Financial incentives provided by the European Union to build leading-edge chip manufacturing sites will come with strings attached, European Commissioner Thierry Breton told reporters on Friday. The facilities must be first-of-a-kind in Europe, ensure the security of supply and commit to future investments in leading-edge technology. Breton hinted that the EU may adopt legislation inspired by the Defense Production Act, which allows the US government to secure the supply of domestically produced goods.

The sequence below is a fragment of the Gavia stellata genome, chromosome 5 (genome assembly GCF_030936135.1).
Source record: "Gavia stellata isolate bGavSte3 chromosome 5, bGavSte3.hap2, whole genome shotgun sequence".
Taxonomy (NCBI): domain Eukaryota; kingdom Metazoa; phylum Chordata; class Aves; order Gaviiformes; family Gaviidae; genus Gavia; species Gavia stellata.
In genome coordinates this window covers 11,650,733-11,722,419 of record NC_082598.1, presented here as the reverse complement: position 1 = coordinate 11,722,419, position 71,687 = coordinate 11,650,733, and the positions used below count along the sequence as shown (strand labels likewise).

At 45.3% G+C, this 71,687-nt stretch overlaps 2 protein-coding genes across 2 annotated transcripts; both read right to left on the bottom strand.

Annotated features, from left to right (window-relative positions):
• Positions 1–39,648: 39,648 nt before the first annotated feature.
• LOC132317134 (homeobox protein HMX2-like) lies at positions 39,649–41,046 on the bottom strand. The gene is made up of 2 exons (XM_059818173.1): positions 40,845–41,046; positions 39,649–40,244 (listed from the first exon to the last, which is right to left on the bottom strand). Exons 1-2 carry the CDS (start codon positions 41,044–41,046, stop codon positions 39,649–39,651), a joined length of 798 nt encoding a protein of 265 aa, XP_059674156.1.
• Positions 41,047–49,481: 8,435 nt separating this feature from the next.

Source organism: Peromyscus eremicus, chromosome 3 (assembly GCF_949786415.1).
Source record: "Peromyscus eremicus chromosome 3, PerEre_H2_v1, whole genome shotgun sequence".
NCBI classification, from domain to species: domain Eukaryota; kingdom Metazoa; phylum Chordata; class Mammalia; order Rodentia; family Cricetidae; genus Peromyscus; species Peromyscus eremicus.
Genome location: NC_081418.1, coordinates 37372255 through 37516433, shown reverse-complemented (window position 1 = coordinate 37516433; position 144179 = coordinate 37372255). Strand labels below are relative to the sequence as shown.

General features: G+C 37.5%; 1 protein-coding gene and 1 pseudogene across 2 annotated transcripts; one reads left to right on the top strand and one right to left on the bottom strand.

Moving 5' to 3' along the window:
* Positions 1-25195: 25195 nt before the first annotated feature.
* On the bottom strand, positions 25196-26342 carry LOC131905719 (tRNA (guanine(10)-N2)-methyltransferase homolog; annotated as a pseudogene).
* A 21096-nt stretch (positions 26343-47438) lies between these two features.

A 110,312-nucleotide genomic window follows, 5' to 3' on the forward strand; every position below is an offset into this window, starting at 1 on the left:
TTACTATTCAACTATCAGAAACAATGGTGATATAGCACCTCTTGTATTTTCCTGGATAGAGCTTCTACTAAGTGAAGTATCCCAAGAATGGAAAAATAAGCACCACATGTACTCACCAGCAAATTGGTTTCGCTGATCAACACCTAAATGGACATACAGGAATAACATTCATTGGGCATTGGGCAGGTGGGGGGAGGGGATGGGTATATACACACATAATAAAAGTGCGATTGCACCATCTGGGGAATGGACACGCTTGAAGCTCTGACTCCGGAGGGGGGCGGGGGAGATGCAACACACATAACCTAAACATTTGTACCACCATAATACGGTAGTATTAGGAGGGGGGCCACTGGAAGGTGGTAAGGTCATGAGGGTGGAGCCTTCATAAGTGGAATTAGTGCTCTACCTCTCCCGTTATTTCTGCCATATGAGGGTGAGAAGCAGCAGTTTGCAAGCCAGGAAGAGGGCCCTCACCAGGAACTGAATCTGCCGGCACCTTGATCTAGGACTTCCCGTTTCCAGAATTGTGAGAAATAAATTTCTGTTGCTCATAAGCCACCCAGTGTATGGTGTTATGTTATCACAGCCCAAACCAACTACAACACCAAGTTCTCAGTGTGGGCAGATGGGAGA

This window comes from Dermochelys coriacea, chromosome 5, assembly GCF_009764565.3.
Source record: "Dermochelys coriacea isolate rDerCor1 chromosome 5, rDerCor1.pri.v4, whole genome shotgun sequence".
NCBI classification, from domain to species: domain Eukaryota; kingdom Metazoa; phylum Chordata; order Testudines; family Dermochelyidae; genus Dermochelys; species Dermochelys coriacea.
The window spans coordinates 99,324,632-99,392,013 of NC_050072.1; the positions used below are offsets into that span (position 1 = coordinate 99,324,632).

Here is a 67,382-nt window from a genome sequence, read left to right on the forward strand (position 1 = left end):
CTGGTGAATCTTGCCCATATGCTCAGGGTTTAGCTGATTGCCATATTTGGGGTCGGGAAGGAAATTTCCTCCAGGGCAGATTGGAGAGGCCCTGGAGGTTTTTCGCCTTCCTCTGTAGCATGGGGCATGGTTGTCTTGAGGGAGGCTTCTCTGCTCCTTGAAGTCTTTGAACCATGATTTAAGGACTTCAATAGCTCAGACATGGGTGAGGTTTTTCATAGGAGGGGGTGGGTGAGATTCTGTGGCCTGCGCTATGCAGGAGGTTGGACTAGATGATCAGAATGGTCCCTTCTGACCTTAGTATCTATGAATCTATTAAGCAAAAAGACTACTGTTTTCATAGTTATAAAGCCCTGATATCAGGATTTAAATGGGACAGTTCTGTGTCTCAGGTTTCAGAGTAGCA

The EU will publish its Chips Act proposal on 8 February. Targeting a 20 percent ‘market share’ in global chip supply, the goal is to reduce Europe’s dependency on the US and Asia for semiconductors. Breton said the EU is prepared to invest an amount that’s “commensurate” with the US’s federal incentives for the semicon industry. The Chips for America Act calls for an investment of 52 billion dollars.
ASML is involved in the preparation of the Chips Act. The European Commission has requested the equipment maker to sketch out a long-term vision for the European semiconductor sector, NRC Handelsblad revealed last year (link in Dutch).